Neil Davies, Head of Trading at PlutusFX, takes a look at interest rates.
In April 1719 The Bank of England increased the official bank rate to 5%. The next change in rate was a reduction to 4% in June, 1822.
The decision by the BoE to hold rates at 0.5% for the 70th month in a row came as no surprise. Falling inflation, slower than expected Q4 growth of 0.5%, falling oil prices and QE in mainland Europe all made it another easy decision. With last month’s vote by the MPC coming in at 9-0, against previous 7-2 votes, with the two hawks falling in to line, it’s not impossible that when we see the minutes of the meeting released, that some discussion might be had around a possible rate reduction, or possibly even a dove, or two casting a vote in that direction.
The precedent for lower, or even negative rates has already been set elsewhere. On Monday the reserve bank of Australia cut its key interest rate to an all-time low of 2.25%. We have seen the Swiss go into negative territory to try and keep a lid on the strengthening of the Swiss Franc. Negative rates on debt are now becoming commonplace; this week Finland offered five year bonds with an interest rate of -0.017%. The secondary market is already pricing some debt as negative, with the Swiss ten year bonds trading at -0.322% and also this week even a corporate bond, that of Nestle, turned negative.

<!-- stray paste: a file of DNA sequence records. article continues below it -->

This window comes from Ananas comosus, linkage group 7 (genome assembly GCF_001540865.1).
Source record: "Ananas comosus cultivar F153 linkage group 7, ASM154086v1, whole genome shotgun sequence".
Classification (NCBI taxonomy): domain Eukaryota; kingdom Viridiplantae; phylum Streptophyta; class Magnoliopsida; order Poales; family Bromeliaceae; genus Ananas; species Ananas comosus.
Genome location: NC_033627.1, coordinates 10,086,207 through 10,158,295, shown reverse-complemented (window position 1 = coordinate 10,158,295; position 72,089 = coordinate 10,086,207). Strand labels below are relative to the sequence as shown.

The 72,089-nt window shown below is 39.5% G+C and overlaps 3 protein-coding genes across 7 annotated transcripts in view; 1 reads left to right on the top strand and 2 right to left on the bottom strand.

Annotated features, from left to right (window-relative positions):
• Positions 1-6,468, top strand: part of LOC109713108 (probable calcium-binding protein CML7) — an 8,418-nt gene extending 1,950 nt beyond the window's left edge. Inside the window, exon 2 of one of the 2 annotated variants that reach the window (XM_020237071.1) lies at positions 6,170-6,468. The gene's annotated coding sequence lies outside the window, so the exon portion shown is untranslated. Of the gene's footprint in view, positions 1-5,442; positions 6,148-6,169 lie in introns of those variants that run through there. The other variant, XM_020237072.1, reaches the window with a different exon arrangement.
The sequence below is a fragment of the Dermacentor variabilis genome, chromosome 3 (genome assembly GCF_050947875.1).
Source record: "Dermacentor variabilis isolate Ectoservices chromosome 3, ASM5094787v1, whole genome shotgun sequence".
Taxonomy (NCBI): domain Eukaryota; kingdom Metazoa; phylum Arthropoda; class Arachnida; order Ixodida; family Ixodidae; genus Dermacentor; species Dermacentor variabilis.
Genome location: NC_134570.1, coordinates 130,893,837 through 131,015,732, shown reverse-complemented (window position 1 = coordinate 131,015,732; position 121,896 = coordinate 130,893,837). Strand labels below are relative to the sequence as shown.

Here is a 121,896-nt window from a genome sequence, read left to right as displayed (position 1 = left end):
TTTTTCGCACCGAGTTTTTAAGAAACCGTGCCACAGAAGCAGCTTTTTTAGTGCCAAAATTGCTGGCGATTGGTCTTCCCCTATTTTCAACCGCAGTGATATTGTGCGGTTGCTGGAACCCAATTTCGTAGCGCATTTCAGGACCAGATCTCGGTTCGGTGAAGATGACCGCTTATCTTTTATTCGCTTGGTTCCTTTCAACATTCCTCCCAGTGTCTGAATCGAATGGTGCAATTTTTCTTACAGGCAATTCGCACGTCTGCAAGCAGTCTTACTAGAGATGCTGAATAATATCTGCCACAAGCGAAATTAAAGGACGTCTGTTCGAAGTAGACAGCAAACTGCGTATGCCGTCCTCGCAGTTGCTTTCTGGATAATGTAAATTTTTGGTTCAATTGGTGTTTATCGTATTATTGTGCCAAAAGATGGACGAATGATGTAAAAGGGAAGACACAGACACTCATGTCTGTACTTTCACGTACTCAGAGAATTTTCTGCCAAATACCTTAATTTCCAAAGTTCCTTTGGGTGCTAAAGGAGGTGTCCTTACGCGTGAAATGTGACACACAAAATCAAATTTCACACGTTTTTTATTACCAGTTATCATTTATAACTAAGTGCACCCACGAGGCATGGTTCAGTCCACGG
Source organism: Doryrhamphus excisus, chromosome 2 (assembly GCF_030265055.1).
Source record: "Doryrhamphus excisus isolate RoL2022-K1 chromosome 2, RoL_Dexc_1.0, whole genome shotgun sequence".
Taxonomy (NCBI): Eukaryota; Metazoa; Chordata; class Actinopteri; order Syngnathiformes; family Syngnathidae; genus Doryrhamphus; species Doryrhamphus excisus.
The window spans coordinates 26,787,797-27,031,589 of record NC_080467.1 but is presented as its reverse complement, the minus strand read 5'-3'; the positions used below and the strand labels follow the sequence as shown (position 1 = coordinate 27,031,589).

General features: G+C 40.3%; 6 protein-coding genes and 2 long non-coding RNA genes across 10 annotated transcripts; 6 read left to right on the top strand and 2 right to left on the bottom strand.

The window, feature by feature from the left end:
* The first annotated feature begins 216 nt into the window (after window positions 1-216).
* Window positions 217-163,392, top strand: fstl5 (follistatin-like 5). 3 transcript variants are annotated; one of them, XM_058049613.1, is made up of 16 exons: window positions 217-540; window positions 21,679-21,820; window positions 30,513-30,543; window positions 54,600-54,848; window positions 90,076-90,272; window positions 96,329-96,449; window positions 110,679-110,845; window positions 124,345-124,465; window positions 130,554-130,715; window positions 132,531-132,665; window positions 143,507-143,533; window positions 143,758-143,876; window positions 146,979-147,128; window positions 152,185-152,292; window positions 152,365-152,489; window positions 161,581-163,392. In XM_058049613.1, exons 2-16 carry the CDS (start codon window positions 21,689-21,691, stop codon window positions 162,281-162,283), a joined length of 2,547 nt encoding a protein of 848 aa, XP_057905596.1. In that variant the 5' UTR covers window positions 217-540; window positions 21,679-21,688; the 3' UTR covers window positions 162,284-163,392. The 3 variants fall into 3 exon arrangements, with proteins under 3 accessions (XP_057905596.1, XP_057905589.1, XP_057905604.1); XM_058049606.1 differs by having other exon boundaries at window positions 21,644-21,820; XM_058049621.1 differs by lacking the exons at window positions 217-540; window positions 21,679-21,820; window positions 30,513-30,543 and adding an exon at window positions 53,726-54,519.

Next month’s BoE rate decision will see six years unchanged, just 97 years short of a record. No one is expecting a change until 2016, but will the surprise be a reduction? Reducing central bank rates is a steer towards a weaker currency, but not everyone can have a weaker currency!